Metabunk 2018-12-11 09-07-09.

    The key deliverable would be a video synchronized with data from the drone: 3D GPS coordinates, barometer altitude, and ultrasonic altitude. The altitude would remain stable, and you would see the drone rise up.

    Keeping the drone centered in the camera would also be compelling.

    It would be hard to fly with a plumb line, dragging behind, and hitting the waves. However this would work well if you just wanted to make a series of spot observations. The boat could start 5 miles out, and stop over 0.5 miles, and send up the drone to hover at plumb-line height.
  6. cloudspotter

    cloudspotter Senior Member

    Yeah, I was thinking spot checking rather than dragging
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  7. Rory

    Rory Senior Member

    Seems like a good experiment to propose to flat earthers, for them to carry out themselves.

    Though if they don't trust theodolites...
  8. Bunkmeister

    Bunkmeister New Member

    I like the idea, but it might be easier to get up a hill or a tower that has a view of a fixed land object of identical height several miles away. There is less wiggle room then to debate or question any altitudes.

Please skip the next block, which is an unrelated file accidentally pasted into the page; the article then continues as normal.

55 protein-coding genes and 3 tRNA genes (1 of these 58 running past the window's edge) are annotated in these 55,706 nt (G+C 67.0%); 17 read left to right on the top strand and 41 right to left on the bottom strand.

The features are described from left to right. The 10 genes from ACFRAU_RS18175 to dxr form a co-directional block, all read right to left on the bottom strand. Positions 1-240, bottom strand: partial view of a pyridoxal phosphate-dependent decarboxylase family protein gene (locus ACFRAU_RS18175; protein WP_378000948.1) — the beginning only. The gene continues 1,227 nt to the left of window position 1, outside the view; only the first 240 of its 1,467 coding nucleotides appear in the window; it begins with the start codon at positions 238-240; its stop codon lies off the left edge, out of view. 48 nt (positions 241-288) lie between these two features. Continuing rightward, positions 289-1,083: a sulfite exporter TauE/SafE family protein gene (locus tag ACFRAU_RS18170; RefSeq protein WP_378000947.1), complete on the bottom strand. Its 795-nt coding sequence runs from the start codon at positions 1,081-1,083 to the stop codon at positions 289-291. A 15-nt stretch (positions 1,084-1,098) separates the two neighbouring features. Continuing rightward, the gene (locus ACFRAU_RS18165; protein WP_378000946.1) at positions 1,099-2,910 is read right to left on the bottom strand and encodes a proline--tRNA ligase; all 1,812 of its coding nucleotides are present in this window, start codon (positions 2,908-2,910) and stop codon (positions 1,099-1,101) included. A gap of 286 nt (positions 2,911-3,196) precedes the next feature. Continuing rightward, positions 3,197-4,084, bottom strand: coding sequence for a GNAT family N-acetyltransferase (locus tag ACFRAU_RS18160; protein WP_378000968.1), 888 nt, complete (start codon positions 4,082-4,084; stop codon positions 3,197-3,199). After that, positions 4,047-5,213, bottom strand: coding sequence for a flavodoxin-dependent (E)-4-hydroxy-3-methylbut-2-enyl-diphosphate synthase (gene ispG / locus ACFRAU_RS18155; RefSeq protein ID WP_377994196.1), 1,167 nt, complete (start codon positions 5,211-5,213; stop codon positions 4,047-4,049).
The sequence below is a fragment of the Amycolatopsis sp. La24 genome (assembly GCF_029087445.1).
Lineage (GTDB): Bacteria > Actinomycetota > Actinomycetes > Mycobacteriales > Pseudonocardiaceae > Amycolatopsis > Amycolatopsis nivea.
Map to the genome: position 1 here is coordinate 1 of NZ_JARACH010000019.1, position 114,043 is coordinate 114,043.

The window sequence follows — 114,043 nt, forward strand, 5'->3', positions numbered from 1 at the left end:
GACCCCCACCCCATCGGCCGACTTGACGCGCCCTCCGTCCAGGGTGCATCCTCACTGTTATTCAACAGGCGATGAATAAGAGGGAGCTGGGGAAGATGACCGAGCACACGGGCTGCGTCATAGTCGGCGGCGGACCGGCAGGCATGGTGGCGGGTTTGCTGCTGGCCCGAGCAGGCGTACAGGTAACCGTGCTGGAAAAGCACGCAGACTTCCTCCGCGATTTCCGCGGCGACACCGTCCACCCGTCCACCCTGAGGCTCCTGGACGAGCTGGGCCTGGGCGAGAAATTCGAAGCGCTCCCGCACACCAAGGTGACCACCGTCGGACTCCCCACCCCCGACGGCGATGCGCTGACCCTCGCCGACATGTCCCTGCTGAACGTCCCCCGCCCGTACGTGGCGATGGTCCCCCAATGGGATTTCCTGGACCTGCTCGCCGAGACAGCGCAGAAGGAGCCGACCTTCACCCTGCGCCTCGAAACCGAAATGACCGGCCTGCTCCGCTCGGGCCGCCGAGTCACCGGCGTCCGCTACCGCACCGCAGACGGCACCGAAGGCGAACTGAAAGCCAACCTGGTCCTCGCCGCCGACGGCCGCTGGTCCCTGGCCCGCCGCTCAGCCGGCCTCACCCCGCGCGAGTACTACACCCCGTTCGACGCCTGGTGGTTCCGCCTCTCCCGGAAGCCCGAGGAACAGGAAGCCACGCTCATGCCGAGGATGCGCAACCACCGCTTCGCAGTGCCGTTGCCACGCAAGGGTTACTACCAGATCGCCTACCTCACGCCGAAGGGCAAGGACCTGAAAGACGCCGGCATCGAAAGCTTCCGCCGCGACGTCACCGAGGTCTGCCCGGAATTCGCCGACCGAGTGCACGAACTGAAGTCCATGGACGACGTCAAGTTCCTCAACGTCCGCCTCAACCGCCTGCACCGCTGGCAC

9. Mick West

    Mick West Administrator Staff Member

    A single fixed observation is open to "alternative" interpretation. The benefit of the drone suggestion is that it provides a series of data points which, when plotted on a graph, will form a curve.
  10. jarlrmai

    jarlrmai Member

    Drones also have altimeters and self regulate to the same altitude.
  11. Mick West

    Mick West Administrator Staff Member

    What is wanted specifically here is a physical measure of the distance to the surface of the water (preferably a lake). So of the four methods listed above, only the Radio and Laser Altimeter would work. It might be a bit fiddly over water, with reflections.

    There's also ultrasonic, which only works for a limited range (like 10m, 30 feet), so is not really considered an altimeter, more of a landing aid. But might be the best bet here.

    Of course, the ideal thing is to have ALL the data, GPS, etc, and plot them all together.
  12. Mick West

    Mick West Administrator Staff Member

  13. jarlrmai

    jarlrmai Member

    Okay I get it so the drone corrects altitude to the fixed point but the ground drops away with the curvature of the earth and this is measured with the altimeter.
  14. Trailblazer

    Trailblazer Moderator Staff Member

    I think it would be difficult to keep the drone centred in the theodolite. It would be easy to have it maintain a fixed altitude above the sea, but that would of course result in it dropping below the crosshairs as it went away. You'd need some pretty skillful flying.
  15. Mick West

    Mick West Administrator Staff Member

    I was thinking that too could be automated - a computer flying the drone remotely to keep it in the middle of the video image.